August 16, 2019

"It's just a type of berry from Japan, unfortunately. Very cool though!"

Went to a small fruit farm were they grew strawberries crossed with raspberries. from r/pics


Rubus illecebrosus — "a red-fruited species of Rubus that originally came from Japan (where is it called バライチゴ, roseberry), but is also very popular in some European countries like Lithuania. Common names include balloon berry and strawberry raspberry."

23 comments:

Fernandistein said...

Gluten free.

Nonapod said...

Yeah, while Strawberries and Raspberries are both in the family, they're completely different genuses. It's rare that species from different genuses but the same family can hybridize.

traditionalguy said...

Somehow it does not look right for a glass of champagne.

Fernandistein said...

It's rare that species from different genuses but the same family can hybridize.

I think that was a mistake by the OP reddit guy based on the "common name".

traditionalguy said...

Beware:it may be The Blob seeding the earth.

wildswan said...

It's native to Japan, it spread to Lithuania and emigrated to the US with unknown people, probably wives of early settlers. This "strawberry-raspberry" plant now grows wild in the wilder parts of New England and Virginia. But also grows in Minnesota. So this plant presence might record the presence in each place of a woman immigrant, probably from Lithuania. These women went to those places with cuttings from their old home-country gardens and afterward the plants escaped and live in the wild now. It was common for immigrants to bring favorite plants with them. That's how dandelions came to the US - with pioneer women who knew it in Europe as a home remedy. So if you checked the DNA of the dandelions in your front yard, you could find what place in Europe they came from and thus where the woman who brought that variety of dandelion came from. Dandelions reproduce by cloning and that's why you could tell where the woman came from. Maybe you could do the same with these "strawberry-raspberry" plants. Be an interesting high school project. (Yes, DNA studies are possible to the high school level.)

Big Mike said...

🎵 Les fraises et les framboises et bons vins que nous avons rur
La, la, la, la, la, la, la, la, la, la, la, la, la
Raspberries, strawberries, the good wines we brew
Here's to the girls of the countryside
The ones we drink 'em to 🎶

- The Kingston Trio

Seeing Red said...

It looks tasty.

Seeing Red said...

Would that be considered genetically modified?

Narr said...

Pfhhllluubbbbtt!!

Narr
Morning raspberries to y'all

rehajm said...

Tom Brady still aint touching it...

Nancy said...

But is it edible?

Ralph L said...

In the 80's, my mother planted some strawberry plants next to the raspberries, not noticing that the package said not to. Both died. The fig tree eventually took over that SW corner of the house up to the second story roof. It was the one area the builder put a decent amount of good soil.

khematite said...

But whatever happened to gooseberries?

rhhardin said...

Hello Berry

Dr Weevil said...

If you're wondering about the scientific name, Rubus is Latin for "bramble-bush, blackberry bush" or (individual) "blackberry", and illecebrosus is Latin for "full of allurement, very enticing, attractive, seductive". The genus Rubus includes raspberries and dewberries (whatever they are) as well as blackberries and these things.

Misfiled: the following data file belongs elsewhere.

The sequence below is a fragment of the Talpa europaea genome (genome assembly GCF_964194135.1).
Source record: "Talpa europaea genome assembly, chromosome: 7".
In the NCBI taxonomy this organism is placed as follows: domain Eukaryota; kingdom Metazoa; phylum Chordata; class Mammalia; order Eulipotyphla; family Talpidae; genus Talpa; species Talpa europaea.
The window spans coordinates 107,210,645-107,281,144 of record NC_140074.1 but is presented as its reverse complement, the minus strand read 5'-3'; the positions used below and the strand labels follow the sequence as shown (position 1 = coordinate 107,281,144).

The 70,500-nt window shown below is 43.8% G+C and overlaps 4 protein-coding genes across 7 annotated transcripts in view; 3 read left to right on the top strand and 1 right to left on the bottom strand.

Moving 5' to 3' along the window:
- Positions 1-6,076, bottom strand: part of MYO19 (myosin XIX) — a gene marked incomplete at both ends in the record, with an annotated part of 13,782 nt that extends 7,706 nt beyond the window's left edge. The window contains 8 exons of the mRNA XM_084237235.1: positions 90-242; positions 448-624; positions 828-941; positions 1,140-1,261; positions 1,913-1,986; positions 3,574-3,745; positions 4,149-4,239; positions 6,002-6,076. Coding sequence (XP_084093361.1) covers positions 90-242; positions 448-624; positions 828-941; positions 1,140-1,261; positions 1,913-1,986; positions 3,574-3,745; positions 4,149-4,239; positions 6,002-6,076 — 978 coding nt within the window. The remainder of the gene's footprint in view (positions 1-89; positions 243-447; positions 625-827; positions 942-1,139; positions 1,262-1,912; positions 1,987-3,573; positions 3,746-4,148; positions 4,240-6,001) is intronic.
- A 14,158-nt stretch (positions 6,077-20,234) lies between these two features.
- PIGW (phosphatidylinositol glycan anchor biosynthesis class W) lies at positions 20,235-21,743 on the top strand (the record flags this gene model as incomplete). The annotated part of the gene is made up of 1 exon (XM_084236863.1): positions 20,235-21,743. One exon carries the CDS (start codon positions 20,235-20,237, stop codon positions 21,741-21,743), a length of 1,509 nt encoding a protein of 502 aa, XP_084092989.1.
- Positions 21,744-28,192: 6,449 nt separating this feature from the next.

Balfegor said...

I was all set to say that バライチゴ (bara-ichigo) is more like "rose-strawberry," but then I checked, and actually "ichigo" seems historically to have been used for generic berries, e.g. kuma-ichigo (bear-berry) or ebi-gara-ichigo (shrimp-shell-berry) for different Asian raspberry varieties. Interesting! Used alone, it's "strawberry," though.

Ann Althouse said...

They look great, but we're not seeing them in stores, so I'm going to guess they don't taste too good.

I found this description: "INSIPID I think would be the best word to describe it. They tasted of very little, even the long wait and anticipation couldn't improve the taste. Don't get me wrong, they didn't taste bad, they just didn't taste of anything really, just sweetness and a little sour."

Ann Althouse said...

And there's this:

"[I]t’s not safe to assume any old Rubus is worth growing for its fruit. My catalogue offers the balloon berry (Rubus illecebrosus), also from Japan. With its short, creeping growth habit, this species is sometimes called the strawberry raspberry. Sounds good, doesn’t it? And yet no one seems really enthusiastic; the catalogue describes the fruits as “fairly bland, much better cooked”, and one website, perhaps slightly more truthfully, says “can be cooked to make them palatable”. In any case, R. illecebrosus is one of several species that have been used by breeders to improve the wild raspberry, R. idaeus, so if you grow a modern raspberry variety, you are already getting the benefit of the balloon berry’s “best” genes, without the bother of actually growing it."

Ralph L said...

It's probably difficult to ship, too.

Gabriel said...

In the Pacific Northwest we have salmonberry (Rubus spectabilis). They tend to be sour or bitter, and they're not easy to preserve, but there are people who like them. They come out in May and June. There's also thimbleberry (Rubus parviflorus) which is sweet but with more seed, and too fragile to cultivate commercially.

Fritz said...

Wineberry (Rubus phoenicolasius) is a very common Raspberry relative native to Asia that has become rather common in the east coast and is considered an invasive species. The berries are decent (not as good as Blackberries or Raspberries, but better than Thimbleberries or Salmonberries). In some roadside patches you can pick a bunch in a hurry.

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